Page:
Father Thomas J. Euteneur, president of Human Life International (HLI) has written an open letter to a Jesuit priest chastising the cleric for using a homily at a student Mass to declare that he was homosexual.
Father Thomas Brennan, SJ, at a Sunday evening Mass at St. Joseph's University in Philadelphia tied his announcement to the Diversity Week being celebrated by the Jesuit university. He said his homosexuality was one of the "worst-kept secrets" on campus, though he neglected to explain in his homily Catholic teaching about homosexuality.
Fr. Euteneur explained the reasons for his letter to Fr. Brennan, saying that the Jesuit priest's public declaration justified a public response.
Rebuking the inappropriate way that Fr. Brennan made his announcement, the HLI president said "Holy Mass is not a forum for your self-expression. You chose the sacred liturgy and the pulpit reserved for preaching the Gospel of Jesus Christ as the launching pad for your personal testament to homosexuality, when by your own admission this was hardly a secret to anyone. One wonders if you would have inflicted details of your personal life on a friend while officiating at his wedding or any other sacred occasion. The effect would be the same: the derailing of the focus of attention from the host to you. You’ve read the same documents I’ve read about the liturgy, and all of them say the Mass is not your personal stage."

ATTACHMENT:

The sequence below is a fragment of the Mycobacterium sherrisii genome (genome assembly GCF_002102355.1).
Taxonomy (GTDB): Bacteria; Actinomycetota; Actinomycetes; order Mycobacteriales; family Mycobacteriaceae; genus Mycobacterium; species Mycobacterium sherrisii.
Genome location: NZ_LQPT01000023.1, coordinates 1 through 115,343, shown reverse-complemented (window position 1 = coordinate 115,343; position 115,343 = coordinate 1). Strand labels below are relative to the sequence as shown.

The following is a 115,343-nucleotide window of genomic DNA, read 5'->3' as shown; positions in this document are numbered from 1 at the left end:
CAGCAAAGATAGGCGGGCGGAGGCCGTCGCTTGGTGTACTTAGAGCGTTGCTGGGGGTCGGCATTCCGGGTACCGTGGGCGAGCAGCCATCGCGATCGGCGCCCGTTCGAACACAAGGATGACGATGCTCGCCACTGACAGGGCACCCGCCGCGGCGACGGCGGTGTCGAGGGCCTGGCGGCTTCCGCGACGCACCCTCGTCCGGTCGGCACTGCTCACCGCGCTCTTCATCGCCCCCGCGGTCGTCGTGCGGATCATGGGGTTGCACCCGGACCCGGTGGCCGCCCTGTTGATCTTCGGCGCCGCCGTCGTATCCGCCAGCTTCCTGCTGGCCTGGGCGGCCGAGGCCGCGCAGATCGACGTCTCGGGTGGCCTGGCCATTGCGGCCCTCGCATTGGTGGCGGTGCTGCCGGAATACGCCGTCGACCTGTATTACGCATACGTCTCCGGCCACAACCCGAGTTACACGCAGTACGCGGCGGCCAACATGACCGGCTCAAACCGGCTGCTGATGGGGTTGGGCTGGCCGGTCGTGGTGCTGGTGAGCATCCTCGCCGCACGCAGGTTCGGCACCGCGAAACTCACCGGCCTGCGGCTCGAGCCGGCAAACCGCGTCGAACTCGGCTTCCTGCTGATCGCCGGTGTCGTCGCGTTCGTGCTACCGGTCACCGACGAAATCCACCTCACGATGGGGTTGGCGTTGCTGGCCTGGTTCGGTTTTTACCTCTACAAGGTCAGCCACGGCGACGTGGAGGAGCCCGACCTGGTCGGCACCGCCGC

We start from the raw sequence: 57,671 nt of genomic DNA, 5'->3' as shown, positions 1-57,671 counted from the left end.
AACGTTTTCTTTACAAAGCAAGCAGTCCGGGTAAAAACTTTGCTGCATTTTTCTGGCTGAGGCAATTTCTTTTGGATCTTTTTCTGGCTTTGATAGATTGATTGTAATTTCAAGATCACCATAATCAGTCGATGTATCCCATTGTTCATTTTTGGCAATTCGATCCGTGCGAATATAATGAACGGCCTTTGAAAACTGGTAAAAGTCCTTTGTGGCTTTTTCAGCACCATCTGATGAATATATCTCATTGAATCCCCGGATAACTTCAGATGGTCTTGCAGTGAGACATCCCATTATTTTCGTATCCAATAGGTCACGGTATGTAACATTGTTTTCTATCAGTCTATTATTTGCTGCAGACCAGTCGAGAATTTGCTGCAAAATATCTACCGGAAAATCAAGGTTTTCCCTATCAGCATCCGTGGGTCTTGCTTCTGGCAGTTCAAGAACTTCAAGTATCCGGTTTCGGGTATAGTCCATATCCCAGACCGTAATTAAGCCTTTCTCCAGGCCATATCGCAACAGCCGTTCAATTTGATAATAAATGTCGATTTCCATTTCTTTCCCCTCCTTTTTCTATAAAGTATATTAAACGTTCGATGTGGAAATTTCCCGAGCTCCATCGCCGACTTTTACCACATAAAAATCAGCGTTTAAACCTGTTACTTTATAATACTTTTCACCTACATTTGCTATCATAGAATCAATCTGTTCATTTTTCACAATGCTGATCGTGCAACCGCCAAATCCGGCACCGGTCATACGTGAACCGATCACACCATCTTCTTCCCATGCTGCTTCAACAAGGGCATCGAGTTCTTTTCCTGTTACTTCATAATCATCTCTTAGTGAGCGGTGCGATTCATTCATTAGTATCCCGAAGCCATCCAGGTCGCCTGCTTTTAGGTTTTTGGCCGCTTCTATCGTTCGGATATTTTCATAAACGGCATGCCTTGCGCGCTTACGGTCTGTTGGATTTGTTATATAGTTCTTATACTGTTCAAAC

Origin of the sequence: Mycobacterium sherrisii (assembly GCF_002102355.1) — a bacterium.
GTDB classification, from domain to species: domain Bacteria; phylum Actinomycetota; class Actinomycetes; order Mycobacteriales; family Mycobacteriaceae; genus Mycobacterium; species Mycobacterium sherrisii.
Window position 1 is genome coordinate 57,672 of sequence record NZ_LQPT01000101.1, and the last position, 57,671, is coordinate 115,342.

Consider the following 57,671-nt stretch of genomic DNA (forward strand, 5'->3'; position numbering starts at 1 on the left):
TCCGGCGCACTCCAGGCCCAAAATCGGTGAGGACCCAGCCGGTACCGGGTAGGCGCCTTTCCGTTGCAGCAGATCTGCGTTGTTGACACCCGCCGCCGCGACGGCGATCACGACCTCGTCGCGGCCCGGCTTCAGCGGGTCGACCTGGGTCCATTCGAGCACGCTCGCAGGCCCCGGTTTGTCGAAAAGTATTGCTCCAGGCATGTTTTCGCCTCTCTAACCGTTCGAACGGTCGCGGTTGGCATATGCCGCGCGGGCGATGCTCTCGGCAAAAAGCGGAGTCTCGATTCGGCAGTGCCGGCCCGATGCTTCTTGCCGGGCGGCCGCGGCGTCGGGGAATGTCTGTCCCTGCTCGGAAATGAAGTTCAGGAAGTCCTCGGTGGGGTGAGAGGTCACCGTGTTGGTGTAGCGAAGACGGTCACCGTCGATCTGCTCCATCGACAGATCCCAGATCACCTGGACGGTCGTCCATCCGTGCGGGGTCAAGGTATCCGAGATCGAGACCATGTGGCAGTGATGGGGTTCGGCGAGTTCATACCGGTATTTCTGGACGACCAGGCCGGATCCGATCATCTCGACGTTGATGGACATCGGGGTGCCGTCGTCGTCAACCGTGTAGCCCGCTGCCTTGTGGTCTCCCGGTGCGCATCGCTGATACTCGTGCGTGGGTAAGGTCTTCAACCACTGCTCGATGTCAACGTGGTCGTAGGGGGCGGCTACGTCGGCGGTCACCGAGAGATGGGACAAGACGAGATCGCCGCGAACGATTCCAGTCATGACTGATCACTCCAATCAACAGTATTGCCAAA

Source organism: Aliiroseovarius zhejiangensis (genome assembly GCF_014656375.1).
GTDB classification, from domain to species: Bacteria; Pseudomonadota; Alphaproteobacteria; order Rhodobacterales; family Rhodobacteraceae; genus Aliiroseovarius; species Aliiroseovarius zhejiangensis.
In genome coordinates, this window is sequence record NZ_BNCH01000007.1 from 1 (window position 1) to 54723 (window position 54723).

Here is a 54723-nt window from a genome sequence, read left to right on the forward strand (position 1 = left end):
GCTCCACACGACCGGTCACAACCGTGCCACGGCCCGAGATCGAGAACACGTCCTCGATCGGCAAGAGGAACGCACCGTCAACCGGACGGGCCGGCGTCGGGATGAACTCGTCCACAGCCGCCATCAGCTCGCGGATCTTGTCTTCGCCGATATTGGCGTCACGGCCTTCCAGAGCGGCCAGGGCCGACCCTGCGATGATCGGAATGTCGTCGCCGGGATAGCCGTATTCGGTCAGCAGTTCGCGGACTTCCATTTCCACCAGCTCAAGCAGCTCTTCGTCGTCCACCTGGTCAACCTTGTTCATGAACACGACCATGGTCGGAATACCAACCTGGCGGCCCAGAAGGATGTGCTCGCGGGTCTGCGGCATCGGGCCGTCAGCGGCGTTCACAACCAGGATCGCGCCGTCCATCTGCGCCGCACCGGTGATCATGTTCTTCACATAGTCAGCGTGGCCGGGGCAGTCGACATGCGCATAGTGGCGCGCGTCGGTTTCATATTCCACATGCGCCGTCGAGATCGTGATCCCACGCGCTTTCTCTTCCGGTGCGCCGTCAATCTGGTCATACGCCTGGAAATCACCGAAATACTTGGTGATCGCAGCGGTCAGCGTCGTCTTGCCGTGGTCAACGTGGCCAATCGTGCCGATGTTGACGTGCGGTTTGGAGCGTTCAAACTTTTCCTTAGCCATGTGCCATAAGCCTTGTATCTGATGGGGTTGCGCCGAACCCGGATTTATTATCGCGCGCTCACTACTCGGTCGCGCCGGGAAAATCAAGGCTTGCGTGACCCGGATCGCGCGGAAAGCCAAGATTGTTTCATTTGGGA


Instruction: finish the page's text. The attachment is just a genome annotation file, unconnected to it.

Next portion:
Fr. Euteneur explained the nature of the sacrament of Holy Orders, saying that a priest becomes "another Christ" and witnesses with his very body the sacrifice of Christ on the cross. In his letter he also questioned Father Brennan about the priestly sacramental witness of his sexuality. Fr. Euteneur suggested the Jesuit priest had disordered motives for embracing the celibate state:
"A heterosexual celibate renounces his natural desire for wife and children in order to serve the Bride of Christ in a direct spousal relationship. A homosexual celibate renounces an unholy desire for members of the same sex: that is a renunciation of a disorder, not the embrace of a Bride."
Fr. Brennan was also rebuked for his neglect of his congregation's needs. "When even a celibate priest chooses to go public about his homosexual identity as an expression of “diversity” or “pride,” the faithful are rightfully confused and scandalized. Not only do you owe them an apology, you owe them a better example of priesthood," Fr. Euteneur said.
In closing Euteneur urged Fr. Brennan both to be a priest who teaches clearly and unambiguously about Catholic teaching on homosexual acts, and to become a strong and loving father for his congregation.